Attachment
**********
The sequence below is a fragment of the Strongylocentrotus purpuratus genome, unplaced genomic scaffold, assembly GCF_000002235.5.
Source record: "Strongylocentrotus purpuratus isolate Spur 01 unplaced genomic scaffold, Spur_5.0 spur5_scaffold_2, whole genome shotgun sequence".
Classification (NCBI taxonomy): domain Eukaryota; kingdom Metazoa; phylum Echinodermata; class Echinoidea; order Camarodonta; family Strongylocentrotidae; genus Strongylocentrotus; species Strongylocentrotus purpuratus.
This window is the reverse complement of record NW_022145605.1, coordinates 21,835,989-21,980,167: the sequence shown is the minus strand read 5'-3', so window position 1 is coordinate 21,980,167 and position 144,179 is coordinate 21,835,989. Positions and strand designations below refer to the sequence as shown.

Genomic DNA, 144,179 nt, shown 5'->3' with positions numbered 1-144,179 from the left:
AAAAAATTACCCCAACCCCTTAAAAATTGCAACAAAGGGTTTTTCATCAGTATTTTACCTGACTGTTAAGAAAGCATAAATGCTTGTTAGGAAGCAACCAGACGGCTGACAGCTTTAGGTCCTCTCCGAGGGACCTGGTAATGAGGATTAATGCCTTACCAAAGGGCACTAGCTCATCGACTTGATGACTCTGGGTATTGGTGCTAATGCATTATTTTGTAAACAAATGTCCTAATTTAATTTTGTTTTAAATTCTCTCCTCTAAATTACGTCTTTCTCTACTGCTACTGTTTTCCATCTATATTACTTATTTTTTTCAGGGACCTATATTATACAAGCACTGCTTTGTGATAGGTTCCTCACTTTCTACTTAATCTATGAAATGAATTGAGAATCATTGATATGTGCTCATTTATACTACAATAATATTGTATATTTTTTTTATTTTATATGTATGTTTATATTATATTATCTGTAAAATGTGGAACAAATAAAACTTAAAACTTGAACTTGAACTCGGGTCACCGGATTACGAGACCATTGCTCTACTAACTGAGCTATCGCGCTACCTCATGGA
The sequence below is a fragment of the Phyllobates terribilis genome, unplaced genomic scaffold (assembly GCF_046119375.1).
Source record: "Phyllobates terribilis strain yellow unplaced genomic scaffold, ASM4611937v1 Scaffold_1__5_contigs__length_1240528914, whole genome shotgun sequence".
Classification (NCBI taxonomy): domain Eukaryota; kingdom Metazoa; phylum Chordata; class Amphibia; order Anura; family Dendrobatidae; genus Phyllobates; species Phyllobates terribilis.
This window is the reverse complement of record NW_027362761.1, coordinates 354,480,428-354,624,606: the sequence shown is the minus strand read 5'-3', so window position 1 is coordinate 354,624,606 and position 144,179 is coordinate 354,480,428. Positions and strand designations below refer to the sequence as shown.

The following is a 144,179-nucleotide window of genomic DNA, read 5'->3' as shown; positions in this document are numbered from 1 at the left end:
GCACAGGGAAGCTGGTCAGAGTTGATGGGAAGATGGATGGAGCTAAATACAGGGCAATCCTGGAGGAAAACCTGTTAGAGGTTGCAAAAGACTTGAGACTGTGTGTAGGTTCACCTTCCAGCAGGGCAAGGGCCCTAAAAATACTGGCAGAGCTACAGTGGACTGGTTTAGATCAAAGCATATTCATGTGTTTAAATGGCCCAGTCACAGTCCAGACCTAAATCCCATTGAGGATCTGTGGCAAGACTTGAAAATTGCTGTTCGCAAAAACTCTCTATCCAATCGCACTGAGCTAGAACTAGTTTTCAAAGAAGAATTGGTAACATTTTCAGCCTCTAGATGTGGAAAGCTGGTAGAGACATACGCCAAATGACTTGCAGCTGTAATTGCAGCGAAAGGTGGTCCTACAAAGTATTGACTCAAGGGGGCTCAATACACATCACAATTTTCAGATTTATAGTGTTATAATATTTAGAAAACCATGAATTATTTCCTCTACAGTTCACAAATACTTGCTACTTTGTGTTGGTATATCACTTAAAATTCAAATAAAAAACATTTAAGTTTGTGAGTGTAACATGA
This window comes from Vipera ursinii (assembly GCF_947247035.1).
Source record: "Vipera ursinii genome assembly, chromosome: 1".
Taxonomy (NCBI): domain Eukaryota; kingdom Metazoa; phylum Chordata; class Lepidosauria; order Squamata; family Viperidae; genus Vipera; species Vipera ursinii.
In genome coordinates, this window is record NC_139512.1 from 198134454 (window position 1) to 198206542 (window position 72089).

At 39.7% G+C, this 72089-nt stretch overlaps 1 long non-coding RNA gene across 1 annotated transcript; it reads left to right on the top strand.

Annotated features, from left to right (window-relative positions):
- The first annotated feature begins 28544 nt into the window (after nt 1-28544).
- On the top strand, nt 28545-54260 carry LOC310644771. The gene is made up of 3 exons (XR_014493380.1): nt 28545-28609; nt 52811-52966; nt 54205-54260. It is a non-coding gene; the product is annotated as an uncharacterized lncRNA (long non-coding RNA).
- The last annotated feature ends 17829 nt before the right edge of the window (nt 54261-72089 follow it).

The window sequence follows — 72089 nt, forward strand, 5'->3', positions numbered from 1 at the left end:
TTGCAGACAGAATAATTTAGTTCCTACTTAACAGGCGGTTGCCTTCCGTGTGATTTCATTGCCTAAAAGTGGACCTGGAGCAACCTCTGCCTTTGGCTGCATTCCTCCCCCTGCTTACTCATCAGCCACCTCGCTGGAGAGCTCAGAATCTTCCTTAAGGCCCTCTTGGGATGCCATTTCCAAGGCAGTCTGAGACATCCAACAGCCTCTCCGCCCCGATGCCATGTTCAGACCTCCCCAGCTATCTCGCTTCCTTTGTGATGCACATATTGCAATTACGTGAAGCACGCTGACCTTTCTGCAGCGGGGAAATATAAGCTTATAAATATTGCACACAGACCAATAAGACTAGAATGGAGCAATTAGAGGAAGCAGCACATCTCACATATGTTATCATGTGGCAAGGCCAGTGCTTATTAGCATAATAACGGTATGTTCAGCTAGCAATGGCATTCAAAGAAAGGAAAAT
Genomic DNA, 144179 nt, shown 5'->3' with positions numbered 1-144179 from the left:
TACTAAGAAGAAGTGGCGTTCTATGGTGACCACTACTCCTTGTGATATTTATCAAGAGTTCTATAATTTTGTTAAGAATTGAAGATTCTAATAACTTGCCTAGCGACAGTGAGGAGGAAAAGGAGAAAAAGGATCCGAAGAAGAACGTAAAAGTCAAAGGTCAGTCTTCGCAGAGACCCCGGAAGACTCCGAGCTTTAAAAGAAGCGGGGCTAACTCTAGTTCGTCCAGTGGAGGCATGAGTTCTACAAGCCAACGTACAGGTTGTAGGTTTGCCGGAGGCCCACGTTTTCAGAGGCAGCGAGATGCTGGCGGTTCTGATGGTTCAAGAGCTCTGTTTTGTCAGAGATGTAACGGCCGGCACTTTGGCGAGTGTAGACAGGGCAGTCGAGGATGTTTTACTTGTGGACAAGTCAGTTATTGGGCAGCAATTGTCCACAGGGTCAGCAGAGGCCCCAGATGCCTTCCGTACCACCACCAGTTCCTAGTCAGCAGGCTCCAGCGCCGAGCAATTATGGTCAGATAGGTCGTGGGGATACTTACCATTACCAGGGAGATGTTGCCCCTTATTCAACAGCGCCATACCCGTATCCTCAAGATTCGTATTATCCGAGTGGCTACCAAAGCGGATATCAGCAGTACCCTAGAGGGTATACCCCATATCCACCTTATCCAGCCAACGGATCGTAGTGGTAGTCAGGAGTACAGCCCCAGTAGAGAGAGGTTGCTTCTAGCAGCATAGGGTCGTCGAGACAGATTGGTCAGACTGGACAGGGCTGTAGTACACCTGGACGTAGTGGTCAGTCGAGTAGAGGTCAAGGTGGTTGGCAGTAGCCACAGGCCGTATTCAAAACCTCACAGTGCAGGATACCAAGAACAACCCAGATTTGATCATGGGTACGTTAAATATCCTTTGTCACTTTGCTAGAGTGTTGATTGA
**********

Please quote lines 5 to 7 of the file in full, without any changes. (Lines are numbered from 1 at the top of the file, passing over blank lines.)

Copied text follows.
Genomic DNA, 144,179 nt, shown 5'->3' with positions numbered 1-144,179 from the left:
AAAAAATTACCCCAACCCCTTAAAAATTGCAACAAAGGGTTTTTCATCAGTATTTTACCTGACTGTTAAGAAAGCATAAATGCTTGTTAGGAAGCAACCAGACGGCTGACAGCTTTAGGTCCTCTCCGAGGGACCTGGTAATGAGGATTAATGCCTTACCAAAGGGCACTAGCTCATCGACTTGATGACTCTGGGTATTGGTGCTAATGCATTATTTTGTAAACAAATGTCCTAATTTAATTTTGTTTTAAATTCTCTCCTCTAAATTACGTCTTTCTCTACTGCTACTGTTTTCCATCTATATTACTTATTTTTTTCAGGGACCTATATTATACAAGCACTGCTTTGTGATAGGTTCCTCACTTTCTACTTAATCTATGAAATGAATTGAGAATCATTGATATGTGCTCATTTATACTACAATAATATTGTATATTTTTTTTATTTTATATGTATGTTTATATTATATTATCTGTAAAATGTGGAACAAATAAAACTTAAAACTTGAACTTGAACTCGGGTCACCGGATTACGAGACCATTGCTCTACTAACTGAGCTATCGCGCTACCTCATGGA
The sequence below is a fragment of the Phyllobates terribilis genome, unplaced genomic scaffold (assembly GCF_046119375.1).